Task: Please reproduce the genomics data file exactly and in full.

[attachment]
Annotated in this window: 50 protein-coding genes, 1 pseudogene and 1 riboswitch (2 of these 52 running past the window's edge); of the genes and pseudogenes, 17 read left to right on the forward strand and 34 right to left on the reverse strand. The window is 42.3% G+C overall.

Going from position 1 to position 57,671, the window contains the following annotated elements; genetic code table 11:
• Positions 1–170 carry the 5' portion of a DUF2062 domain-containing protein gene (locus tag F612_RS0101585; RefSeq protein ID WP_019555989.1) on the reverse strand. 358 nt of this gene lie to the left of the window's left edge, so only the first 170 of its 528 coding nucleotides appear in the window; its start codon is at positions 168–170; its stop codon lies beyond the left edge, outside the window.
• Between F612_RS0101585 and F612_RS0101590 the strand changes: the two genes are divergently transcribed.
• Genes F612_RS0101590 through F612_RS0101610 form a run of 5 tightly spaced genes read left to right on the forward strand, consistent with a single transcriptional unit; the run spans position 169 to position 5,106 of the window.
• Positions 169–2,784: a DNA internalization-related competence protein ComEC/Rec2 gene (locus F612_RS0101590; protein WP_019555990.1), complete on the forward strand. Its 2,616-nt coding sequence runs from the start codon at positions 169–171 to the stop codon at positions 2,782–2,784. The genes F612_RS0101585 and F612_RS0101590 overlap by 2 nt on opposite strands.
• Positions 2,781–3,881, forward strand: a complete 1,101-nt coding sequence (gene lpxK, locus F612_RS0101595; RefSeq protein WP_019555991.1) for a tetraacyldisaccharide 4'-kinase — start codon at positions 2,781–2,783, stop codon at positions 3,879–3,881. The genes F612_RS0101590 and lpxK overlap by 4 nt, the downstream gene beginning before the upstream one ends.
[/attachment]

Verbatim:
Annotated in this window: 50 protein-coding genes, 1 pseudogene and 1 riboswitch (2 of these 52 running past the window's edge); of the genes and pseudogenes, 17 read left to right on the forward strand and 34 right to left on the reverse strand. The window is 42.3% G+C overall.

Going from position 1 to position 57,671, the window contains the following annotated elements; genetic code table 11:
• Positions 1–170 carry the 5' portion of a DUF2062 domain-containing protein gene (locus tag F612_RS0101585; RefSeq protein ID WP_019555989.1) on the reverse strand. 358 nt of this gene lie to the left of the window's left edge, so only the first 170 of its 528 coding nucleotides appear in the window; its start codon is at positions 168–170; its stop codon lies beyond the left edge, outside the window.
• Between F612_RS0101585 and F612_RS0101590 the strand changes: the two genes are divergently transcribed.
• Genes F612_RS0101590 through F612_RS0101610 form a run of 5 tightly spaced genes read left to right on the forward strand, consistent with a single transcriptional unit; the run spans position 169 to position 5,106 of the window.
• Positions 169–2,784: a DNA internalization-related competence protein ComEC/Rec2 gene (locus F612_RS0101590; protein WP_019555990.1), complete on the forward strand. Its 2,616-nt coding sequence runs from the start codon at positions 169–171 to the stop codon at positions 2,782–2,784. The genes F612_RS0101585 and F612_RS0101590 overlap by 2 nt on opposite strands.
• Positions 2,781–3,881, forward strand: a complete 1,101-nt coding sequence (gene lpxK, locus F612_RS0101595; RefSeq protein WP_019555991.1) for a tetraacyldisaccharide 4'-kinase — start codon at positions 2,781–2,783, stop codon at positions 3,879–3,881. The genes F612_RS0101590 and lpxK overlap by 4 nt, the downstream gene beginning before the upstream one ends.